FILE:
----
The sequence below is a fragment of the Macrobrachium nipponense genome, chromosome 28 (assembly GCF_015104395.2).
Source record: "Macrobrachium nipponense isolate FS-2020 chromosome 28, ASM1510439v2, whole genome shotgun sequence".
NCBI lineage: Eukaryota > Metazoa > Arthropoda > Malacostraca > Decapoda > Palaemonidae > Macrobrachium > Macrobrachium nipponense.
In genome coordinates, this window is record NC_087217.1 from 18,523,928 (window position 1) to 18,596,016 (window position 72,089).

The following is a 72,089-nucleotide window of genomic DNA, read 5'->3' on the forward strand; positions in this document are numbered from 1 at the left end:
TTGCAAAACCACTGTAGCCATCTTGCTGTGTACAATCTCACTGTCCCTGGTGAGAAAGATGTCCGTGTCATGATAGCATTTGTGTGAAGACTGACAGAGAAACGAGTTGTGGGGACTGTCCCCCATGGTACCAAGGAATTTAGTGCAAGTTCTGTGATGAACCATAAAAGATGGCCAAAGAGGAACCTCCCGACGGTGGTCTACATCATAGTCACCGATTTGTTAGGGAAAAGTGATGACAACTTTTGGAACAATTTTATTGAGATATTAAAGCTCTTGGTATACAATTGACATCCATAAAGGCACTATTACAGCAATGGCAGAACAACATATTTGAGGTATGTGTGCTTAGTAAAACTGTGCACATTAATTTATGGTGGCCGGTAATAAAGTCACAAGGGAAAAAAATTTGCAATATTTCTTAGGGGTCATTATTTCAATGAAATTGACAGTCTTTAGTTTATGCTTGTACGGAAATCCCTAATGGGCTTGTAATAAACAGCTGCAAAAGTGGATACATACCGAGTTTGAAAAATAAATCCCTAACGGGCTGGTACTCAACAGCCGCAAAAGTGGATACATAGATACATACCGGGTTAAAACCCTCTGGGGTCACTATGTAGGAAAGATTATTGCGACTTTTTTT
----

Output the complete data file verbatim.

The sequence below is a fragment of the Macrobrachium nipponense genome, chromosome 28 (assembly GCF_015104395.2).
Source record: "Macrobrachium nipponense isolate FS-2020 chromosome 28, ASM1510439v2, whole genome shotgun sequence".
NCBI lineage: Eukaryota > Metazoa > Arthropoda > Malacostraca > Decapoda > Palaemonidae > Macrobrachium > Macrobrachium nipponense.
In genome coordinates, this window is record NC_087217.1 from 18,523,928 (window position 1) to 18,596,016 (window position 72,089).

The following is a 72,089-nucleotide window of genomic DNA, read 5'->3' on the forward strand; positions in this document are numbered from 1 at the left end:
TTGCAAAACCACTGTAGCCATCTTGCTGTGTACAATCTCACTGTCCCTGGTGAGAAAGATGTCCGTGTCATGATAGCATTTGTGTGAAGACTGACAGAGAAACGAGTTGTGGGGACTGTCCCCCATGGTACCAAGGAATTTAGTGCAAGTTCTGTGATGAACCATAAAAGATGGCCAAAGAGGAACCTCCCGACGGTGGTCTACATCATAGTCACCGATTTGTTAGGGAAAAGTGATGACAACTTTTGGAACAATTTTATTGAGATATTAAAGCTCTTGGTATACAATTGACATCCATAAAGGCACTATTACAGCAATGGCAGAACAACATATTTGAGGTATGTGTGCTTAGTAAAACTGTGCACATTAATTTATGGTGGCCGGTAATAAAGTCACAAGGGAAAAAAATTTGCAATATTTCTTAGGGGTCATTATTTCAATGAAATTGACAGTCTTTAGTTTATGCTTGTACGGAAATCCCTAATGGGCTTGTAATAAACAGCTGCAAAAGTGGATACATACCGAGTTTGAAAAATAAATCCCTAACGGGCTGGTACTCAACAGCCGCAAAAGTGGATACATAGATACATACCGGGTTAAAACCCTCTGGGGTCACTATGTAGGAAAGATTATTGCGACTTTTTTT